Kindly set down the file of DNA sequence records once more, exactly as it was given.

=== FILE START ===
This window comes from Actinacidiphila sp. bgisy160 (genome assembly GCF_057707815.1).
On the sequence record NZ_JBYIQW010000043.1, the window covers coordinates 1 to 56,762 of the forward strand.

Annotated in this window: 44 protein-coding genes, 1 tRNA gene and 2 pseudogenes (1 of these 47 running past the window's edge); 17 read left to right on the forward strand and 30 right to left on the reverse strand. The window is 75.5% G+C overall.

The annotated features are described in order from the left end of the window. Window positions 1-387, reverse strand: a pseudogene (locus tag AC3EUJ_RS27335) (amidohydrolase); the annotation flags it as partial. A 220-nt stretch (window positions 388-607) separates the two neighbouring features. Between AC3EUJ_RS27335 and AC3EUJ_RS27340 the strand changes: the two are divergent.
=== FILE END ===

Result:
This window comes from Actinacidiphila sp. bgisy160 (genome assembly GCF_057707815.1).
On the sequence record NZ_JBYIQW010000043.1, the window covers coordinates 1 to 56,762 of the forward strand.

Annotated in this window: 44 protein-coding genes, 1 tRNA gene and 2 pseudogenes (1 of these 47 running past the window's edge); 17 read left to right on the forward strand and 30 right to left on the reverse strand. The window is 75.5% G+C overall.

The annotated features are described in order from the left end of the window. Window positions 1-387, reverse strand: a pseudogene (locus tag AC3EUJ_RS27335) (amidohydrolase); the annotation flags it as partial. A 220-nt stretch (window positions 388-607) separates the two neighbouring features. Between AC3EUJ_RS27335 and AC3EUJ_RS27340 the strand changes: the two are divergent.